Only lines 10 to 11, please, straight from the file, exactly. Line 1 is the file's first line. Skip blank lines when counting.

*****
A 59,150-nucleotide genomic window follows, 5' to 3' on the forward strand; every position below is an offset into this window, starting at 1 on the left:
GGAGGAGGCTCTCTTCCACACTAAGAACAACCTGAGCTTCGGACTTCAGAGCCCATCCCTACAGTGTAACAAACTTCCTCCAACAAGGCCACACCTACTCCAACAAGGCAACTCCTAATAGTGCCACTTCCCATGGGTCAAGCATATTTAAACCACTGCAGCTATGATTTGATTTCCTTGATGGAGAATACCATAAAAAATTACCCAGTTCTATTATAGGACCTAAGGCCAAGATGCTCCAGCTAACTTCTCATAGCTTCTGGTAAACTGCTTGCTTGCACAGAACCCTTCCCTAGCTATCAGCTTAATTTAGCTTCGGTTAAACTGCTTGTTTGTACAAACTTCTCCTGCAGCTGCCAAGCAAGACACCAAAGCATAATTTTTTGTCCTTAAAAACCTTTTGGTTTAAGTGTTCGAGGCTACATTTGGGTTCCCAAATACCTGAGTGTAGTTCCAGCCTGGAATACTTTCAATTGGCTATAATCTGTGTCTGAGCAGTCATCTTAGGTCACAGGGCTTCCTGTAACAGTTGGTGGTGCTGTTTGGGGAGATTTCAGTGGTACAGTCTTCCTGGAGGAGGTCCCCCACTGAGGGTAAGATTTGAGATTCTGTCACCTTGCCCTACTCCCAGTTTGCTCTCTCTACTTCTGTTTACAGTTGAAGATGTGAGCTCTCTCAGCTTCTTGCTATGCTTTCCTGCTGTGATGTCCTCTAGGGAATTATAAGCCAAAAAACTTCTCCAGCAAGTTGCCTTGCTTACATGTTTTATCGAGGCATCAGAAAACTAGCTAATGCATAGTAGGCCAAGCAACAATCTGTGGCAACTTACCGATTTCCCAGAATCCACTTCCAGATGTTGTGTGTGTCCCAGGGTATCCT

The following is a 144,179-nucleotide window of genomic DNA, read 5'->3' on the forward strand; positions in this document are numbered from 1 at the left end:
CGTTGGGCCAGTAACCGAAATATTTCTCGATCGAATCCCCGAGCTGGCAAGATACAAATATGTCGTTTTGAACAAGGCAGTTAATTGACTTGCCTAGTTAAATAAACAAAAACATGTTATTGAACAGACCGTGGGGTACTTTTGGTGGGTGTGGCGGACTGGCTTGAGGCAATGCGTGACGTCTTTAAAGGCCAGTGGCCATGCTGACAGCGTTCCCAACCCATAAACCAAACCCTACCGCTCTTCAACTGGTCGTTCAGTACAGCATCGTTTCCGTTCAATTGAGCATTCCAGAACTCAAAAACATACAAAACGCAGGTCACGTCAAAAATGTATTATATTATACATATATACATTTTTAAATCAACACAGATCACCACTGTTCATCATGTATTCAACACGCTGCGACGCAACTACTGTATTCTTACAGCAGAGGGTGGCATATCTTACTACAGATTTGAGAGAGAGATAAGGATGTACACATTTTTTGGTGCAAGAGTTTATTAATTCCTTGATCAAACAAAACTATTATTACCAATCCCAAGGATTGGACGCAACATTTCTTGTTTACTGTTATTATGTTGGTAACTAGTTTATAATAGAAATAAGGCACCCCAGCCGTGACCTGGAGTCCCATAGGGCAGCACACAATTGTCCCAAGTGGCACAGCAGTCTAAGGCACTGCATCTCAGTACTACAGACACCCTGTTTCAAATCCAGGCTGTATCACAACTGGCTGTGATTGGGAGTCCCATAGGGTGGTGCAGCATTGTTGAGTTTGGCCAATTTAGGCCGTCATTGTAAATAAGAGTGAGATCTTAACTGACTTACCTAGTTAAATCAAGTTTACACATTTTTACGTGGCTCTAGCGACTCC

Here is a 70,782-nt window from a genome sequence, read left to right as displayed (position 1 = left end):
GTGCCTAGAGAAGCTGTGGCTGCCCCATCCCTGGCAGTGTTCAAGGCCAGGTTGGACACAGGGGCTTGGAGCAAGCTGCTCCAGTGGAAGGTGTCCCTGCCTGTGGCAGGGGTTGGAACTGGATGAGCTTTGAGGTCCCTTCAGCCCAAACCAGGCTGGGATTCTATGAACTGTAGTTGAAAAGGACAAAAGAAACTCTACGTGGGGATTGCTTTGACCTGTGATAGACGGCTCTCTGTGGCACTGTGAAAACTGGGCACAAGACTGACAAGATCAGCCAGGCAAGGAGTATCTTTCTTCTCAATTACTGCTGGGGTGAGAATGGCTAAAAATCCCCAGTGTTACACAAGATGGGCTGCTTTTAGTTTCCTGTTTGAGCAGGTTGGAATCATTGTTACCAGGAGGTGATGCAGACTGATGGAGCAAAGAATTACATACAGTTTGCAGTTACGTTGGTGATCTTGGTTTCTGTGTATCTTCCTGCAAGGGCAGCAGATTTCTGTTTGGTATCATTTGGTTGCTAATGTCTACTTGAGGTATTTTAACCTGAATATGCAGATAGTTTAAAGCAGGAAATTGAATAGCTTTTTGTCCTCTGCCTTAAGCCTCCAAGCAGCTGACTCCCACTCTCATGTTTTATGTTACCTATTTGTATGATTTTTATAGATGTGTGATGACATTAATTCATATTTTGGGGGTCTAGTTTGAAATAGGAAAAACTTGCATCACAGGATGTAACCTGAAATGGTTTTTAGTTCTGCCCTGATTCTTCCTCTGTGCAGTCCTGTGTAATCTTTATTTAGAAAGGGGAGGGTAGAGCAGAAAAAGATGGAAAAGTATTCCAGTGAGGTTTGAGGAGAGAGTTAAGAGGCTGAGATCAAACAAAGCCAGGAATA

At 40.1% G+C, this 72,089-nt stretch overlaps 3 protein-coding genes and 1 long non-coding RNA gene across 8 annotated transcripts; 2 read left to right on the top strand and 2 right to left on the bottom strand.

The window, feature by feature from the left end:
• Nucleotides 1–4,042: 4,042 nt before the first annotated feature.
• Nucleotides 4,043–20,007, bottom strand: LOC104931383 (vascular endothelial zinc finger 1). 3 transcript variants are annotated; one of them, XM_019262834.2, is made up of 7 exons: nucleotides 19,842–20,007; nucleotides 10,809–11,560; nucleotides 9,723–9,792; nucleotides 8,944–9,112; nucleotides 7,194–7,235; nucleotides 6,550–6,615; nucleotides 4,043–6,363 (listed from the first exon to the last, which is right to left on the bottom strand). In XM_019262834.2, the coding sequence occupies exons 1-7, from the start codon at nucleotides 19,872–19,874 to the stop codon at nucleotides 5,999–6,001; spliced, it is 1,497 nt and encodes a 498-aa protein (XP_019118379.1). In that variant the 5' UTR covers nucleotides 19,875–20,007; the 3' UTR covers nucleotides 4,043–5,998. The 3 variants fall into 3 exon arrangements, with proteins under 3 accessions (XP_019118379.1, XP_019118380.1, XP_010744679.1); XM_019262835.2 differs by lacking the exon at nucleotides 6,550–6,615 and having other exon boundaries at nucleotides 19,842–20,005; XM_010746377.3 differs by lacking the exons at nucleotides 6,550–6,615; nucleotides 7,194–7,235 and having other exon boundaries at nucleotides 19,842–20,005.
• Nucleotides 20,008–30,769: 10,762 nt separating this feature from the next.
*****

• Nucleotides 4,043–20,007, bottom strand: LOC104931383 (vascular endothelial zinc finger 1). 3 transcript variants are annotated; one of them, XM_019262834.2, is made up of 7 exons: nucleotides 19,842–20,007; nucleotides 10,809–11,560; nucleotides 9,723–9,792; nucleotides 8,944–9,112; nucleotides 7,194–7,235; nucleotides 6,550–6,615; nucleotides 4,043–6,363 (listed from the first exon to the last, which is right to left on the bottom strand). In XM_019262834.2, the coding sequence occupies exons 1-7, from the start codon at nucleotides 19,872–19,874 to the stop codon at nucleotides 5,999–6,001; spliced, it is 1,497 nt and encodes a 498-aa protein (XP_019118379.1). In that variant the 5' UTR covers nucleotides 19,875–20,007; the 3' UTR covers nucleotides 4,043–5,998. The 3 variants fall into 3 exon arrangements, with proteins under 3 accessions (XP_019118379.1, XP_019118380.1, XP_010744679.1); XM_019262835.2 differs by lacking the exon at nucleotides 6,550–6,615 and having other exon boundaries at nucleotides 19,842–20,005; XM_010746377.3 differs by lacking the exons at nucleotides 6,550–6,615; nucleotides 7,194–7,235 and having other exon boundaries at nucleotides 19,842–20,005.
• Nucleotides 20,008–30,769: 10,762 nt separating this feature from the next.